The Inside Story From Inside The Kitchen
There was a time when the quality of the food, service and ambiance were the driving factors of being successful in the restaurant business.
But with the emergence of social media, that’s as out as day-old bread.
Today, it’s all about presentation and reviews, and PubClub.com has the inside scoop on what it’s like inside the kitchen and how social media – Yelp and Instagram in particular – have changed how chefs and restaurants do business today.
This post also contains some juicy elements about picky customers and what goes on between the waitresses and chefs behind those swinging kitchen doors.
The comments are from the head chef of a 5-star restaurant in a major U.S. city.
I will not reveal the name of the chef because he is not authorized to talk with reporters without the restaurant’s prior approval. I will also not mention the name of the restaurant or even the city in which is it located.
The format is simple – there’s a subhead followed by the chef’s comments.
‘Everything Has To Be Visually Perfect’
“I don’t do any cooking anymore. After doing the prep, all I do is look over the cooks’ shoulders. Before the food goes out it must look perfect.
“These days, the presentation is more important than the taste. In fact, in many ways the taste doesn’t matter. And our food is fantastic! It’s all about people (the customers) getting that perfect picture and then putting it up on Instagram or Yelp. And if it does not look prefect, we’ll hear about it.”
‘I Dread Having To Read The Yelp Reviews In The Morning’
“The first thing I do every day is read the Yelp reviews from the previous night. I hate it. In fact, I dread having to read the Yelp reviews in the morning. Some people just post negative things for the sake of posting negative comments.
“If we get a low-star rating, I will look at what else that person has posted. Not to read their reviews but to see what they have reviewed. If it’s only 5-star restaurants, then I will say ‘oh, well for some reason that person was not satisfied with their meal.’
But if their reviews – and this happens a lot – are of Joe’s Tire Shop or a pet grooming place or something other than a good restaurant, then I’ll have a far different opinion of their review of our place.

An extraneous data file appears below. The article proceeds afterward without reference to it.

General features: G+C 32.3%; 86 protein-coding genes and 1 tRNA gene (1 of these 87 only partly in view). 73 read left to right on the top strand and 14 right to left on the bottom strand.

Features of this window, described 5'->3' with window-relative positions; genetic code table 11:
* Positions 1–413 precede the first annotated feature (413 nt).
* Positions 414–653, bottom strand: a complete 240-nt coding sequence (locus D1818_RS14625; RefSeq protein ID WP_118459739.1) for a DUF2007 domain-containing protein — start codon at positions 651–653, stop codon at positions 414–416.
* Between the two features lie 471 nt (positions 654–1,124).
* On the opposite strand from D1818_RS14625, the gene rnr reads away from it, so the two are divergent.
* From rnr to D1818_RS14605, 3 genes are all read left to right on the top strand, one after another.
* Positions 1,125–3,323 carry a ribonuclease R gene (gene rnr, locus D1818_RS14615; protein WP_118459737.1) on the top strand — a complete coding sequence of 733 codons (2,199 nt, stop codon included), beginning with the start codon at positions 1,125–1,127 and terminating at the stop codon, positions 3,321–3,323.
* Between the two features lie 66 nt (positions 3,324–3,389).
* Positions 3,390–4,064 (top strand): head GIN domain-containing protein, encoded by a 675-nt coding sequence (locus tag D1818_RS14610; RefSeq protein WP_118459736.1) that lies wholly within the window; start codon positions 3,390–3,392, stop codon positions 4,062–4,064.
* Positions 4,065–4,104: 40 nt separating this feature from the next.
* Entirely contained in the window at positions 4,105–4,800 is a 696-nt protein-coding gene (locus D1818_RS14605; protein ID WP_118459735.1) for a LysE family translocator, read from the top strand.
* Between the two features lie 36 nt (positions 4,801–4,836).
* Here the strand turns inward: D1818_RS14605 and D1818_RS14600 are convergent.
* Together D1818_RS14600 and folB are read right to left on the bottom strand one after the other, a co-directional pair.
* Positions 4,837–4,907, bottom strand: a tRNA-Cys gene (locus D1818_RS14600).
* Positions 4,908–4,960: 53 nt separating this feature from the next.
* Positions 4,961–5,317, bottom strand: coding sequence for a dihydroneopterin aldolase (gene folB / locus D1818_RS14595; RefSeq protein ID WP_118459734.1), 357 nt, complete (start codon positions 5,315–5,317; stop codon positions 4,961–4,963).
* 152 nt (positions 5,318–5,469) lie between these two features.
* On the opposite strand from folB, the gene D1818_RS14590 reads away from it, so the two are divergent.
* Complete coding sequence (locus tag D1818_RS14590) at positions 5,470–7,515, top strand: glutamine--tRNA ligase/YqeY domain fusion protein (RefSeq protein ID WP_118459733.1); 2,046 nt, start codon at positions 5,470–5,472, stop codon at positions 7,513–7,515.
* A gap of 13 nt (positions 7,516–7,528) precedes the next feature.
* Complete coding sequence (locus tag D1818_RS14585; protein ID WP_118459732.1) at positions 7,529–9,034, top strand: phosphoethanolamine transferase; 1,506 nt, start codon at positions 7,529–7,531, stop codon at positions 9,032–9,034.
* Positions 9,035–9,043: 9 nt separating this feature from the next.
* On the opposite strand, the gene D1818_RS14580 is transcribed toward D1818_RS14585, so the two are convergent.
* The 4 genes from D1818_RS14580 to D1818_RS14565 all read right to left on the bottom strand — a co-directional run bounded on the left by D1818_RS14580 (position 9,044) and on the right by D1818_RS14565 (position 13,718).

“This is a huge part of the job of the modern-day chef. And no, I do not respond to any of the reviews. That is up to the restaurant management.”
Is Yelp That Big Of A Factor In A Restaurant’s Success?
“It’s huge. I would say about 80% of our first-time customers come from Yelp. You want five stars. So you’ve got to have good reviews.”
What Meal Service Of The Day Has The Toughest Customers?
“Breakfast. By Far. We get tickets in this long (he holds out his arm) and every single order has some modification to it. It’s really hard on the sever, because they just want to punch in an order to the computer but must then type in ‘no this, that on the side,’ or whatever.
“For dinner, a lot of people make reservations ahead of time so you can somewhat take your time and prepare for the meals. Breakfast is almost all walk-ins and people are in bigger groups and always seem to have adaptations to the menu. Back in the kitchen, things move this fast (he waves his arms frantically in front of his face).
What Technology Is Making Its Way Into The Kitchen?
Our servers put orders into the computer but it comes printed out to us. There is one major national restaurant chain in which the cooks have a monitor. The whole order does not come in at once; rather it is timed to the cooking of the food. Say a customer orders a steak. That takes 12-14 minutes for a nice, thick cut. That comes in first, then with about two minutes left, comes in the order to make the salad.
“It’s pretty cool, actually, but the cooks spend the entire time in one area looking at a screen.”
Are There Any Dirty Little Secrets Between The Chefs And Servers?
“Oh yeah. We share laughs and stories about customers, how picky some are, how difficult they may be or how every single person in a big group wanted some variation of the menu.
“We have a good relationship with our servers. You have to, really.”